Foote points out that this encounter with the alienated self and the resulting compassion for others becomes even more central in the later series, where a number of the key characters are themselves half-alien.

For example, in "Deep Space Nine" science officer Lieutenant Jadzia Dax is a Trill, "a joint species combined of two separate but interdependent entities," which enables her to be one of the shows most interesting and compassionate characters. Like the Samaritan on the road to Jericho, Roddenberry's "Star Trek" characters repeatedly testify to the fact that our greatest humanity is to be found in our recognition of that same dignity in the stranger. Compassion is what makes us human.

Finally, at the heart of "Star Trek's" optimistic vision of the future is a deep faith in human reason's capacity to overcome all sorts of evils. In Roddenberry's 23rd- and 24th-centuries, Homo sapiens have not only resolved all sorts of societal ills by transcending prejudice and superstition but have also made tremendous inroads against sickness, aging, death, and the very limits of time and space. Offering us a vision of humanity's future right out of the Enlightenment, "Star Trek" reflects its creator's belief in the unlimited potential of our species to develop into increasingly saner and more reasonable beings.

Although I find "Star Trek's" vision of a galaxy free of prejudice, ignorance, and disease quite attractive, I confess to being a little suspicious of Roddenberry's confidence in the technological fix to life's problems and a little concerned about what sometimes seems like an attempt to escape our own mortality.

All too often, it seems to me, we humans have tried to do an end run around social ills like hunger, war, and illness by spending millions or billions to build a better insecticide, weapons system, or diet pill. As a result, we end up with the fastest rockets, best pharmaceuticals, and most powerful computers but ignore the decaying infrastructures of our cities, schools, and health-care system and continue to lead highly stressed and unhealthy lives.

Nor will they deliver us from the human condition. Being limited and having to face insurmountable difficulties, suffer losses, and endure failure may not be part of a Starfleet captain's daily routine, but they are certainly a regular piece of the human diet.

No one expects the characters in an idealized adventure series like "Star Trek" to suffer the slings and arrows of life, but it's good to remember that that's why we call it escapist fare. It's also good to recall that Jesus, who the author of Philippians tells us, was not ashamed to take up our mortal coil, gave us the noblest vision of ourselves by embracing that humanity with all its limits.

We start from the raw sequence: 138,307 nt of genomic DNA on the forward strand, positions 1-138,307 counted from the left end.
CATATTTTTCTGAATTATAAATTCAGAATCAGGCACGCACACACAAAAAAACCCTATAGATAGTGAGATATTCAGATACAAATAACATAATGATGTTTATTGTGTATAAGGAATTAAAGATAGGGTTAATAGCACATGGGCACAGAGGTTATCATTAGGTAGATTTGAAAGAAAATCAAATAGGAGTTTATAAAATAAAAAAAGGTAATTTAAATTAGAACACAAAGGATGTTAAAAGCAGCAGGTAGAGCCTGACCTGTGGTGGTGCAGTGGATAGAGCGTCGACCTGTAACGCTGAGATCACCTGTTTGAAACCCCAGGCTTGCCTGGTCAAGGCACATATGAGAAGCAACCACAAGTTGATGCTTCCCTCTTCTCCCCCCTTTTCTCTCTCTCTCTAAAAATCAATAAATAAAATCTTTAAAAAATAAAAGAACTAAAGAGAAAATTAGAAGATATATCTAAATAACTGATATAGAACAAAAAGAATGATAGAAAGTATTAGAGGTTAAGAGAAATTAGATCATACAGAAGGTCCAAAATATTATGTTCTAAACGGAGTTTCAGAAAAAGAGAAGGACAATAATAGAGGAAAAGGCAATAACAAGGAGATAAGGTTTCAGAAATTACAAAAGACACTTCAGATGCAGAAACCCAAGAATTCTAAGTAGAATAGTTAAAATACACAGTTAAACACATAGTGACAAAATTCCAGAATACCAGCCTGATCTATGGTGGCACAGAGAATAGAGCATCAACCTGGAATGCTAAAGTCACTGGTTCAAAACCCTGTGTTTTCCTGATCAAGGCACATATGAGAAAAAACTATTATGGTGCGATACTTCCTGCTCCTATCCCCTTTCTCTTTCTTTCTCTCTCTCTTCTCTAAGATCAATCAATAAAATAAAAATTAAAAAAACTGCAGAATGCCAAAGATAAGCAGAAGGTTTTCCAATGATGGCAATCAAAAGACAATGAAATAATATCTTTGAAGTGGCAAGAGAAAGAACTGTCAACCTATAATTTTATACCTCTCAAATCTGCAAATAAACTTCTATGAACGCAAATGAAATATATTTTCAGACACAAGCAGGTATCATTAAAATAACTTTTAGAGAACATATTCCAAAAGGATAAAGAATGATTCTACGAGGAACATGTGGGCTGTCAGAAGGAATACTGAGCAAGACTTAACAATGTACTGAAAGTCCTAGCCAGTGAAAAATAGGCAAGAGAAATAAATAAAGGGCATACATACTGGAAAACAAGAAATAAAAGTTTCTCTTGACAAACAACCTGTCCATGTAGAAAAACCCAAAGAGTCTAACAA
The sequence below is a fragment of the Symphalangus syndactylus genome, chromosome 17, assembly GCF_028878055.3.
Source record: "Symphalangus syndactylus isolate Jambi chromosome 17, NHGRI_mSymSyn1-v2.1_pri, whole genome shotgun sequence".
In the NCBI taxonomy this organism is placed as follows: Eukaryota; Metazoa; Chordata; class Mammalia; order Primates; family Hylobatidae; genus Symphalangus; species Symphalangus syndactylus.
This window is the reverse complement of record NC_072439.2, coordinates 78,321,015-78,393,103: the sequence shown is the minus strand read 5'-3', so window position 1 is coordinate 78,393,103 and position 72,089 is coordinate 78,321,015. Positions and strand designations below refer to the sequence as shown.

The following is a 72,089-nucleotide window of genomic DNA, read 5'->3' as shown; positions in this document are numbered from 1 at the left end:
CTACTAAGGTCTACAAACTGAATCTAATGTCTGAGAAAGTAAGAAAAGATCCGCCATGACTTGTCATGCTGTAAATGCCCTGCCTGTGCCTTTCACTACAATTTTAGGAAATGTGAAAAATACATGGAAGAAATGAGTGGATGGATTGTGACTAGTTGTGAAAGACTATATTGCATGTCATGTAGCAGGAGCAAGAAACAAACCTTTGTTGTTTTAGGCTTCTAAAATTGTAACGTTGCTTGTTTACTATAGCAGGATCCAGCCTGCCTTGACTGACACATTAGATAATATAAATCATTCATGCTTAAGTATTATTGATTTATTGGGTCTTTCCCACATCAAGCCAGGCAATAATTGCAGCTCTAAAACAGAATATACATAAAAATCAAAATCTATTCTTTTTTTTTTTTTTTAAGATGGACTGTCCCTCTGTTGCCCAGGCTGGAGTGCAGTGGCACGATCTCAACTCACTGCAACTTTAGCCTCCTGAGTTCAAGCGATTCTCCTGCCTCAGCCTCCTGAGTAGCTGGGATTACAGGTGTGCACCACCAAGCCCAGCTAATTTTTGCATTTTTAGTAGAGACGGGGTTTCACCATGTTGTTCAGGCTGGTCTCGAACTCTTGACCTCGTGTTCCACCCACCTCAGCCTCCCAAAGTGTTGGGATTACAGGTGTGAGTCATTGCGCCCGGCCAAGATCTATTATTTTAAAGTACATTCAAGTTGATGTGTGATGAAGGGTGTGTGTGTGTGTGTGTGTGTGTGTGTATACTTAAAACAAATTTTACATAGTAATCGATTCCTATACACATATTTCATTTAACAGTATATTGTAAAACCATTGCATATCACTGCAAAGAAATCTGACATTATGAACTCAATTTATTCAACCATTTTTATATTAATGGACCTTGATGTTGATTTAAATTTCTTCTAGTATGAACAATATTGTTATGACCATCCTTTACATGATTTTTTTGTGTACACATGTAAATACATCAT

Still, it is with Roddenberry's vision of religious faith as a medieval superstition that I would like to pick my last bone. In an interview in the Humanist (March 1991), "Star Trek's" creator described his own adolescent estrangement from organized religion - which he saw as hypocritical and superstitious nonsense - and his choice to exclude religious faith from his idealized vision of the future.

It was not just that "Star Trek" and "The Next Generation," unlike "M.A.S.H.," had no chaplain, but that nearly every time Kirk and Picard encountered an alien species with some deeply held religious beliefs they would take it upon themselves to debunk or demythologize what they saw as crippling superstitions. As evangelists of humanist rationalism, early Starfleet officers seemed hell-bent on proclaiming the death of God to the ends of the universe.

This stance has always struck me as slightly ironic coming from a show about the human spirit's hunger for the transcendent, a show so clearly modeled on Homeric and Exodus myths about going out into the wilderness to encounter the face of the unknown and somehow coming home to one's true self.

After all, was space ever really the final frontier? Was the Enterprise's actual mission simply to chart the stars and negotiate treaties with alien life forms? Or was it, as Alfred Lord Tennyson wrote in his "Ulysses," "to seek a newer world ... to strive, to seek, to find, and not to yield." In spite of Roddenberry's disdain for organized religion, his "Star Trek" is ultimately about a spiritual hunger that cannot be satisfied by the invention, discovery, or conquest of new worlds.

Maybe that's why characters in "Deep Space Nine" and "Voyager" seem to take religion more seriously. Captain Sisko's tough-minded second-in-command Major Kira Nerys is a Bajoran for whom spirituality and religious rituals are quite important, while the Voyager's Maquis First Officer Chakotay takes time during an early episode to instruct Captain Janeway in the use of Native American spirit guides.

As the late German theologian Karl Rahner once argued, it is our very hunger for and encounter with the unknown, the transcendent, that reveals our spiritual dimension and points us in the direction of God.

Or, to steal a line from Robert Browning, "If our reach does not exceed our grasp, then what's a heaven for?"
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Title Annotation:influence of television program 'Star Trek'
Author:McCormick, Patrick
Publication:U.S. Catholic
Date:Mar 1, 1996
Words:2541
Previous Article:Choose your words.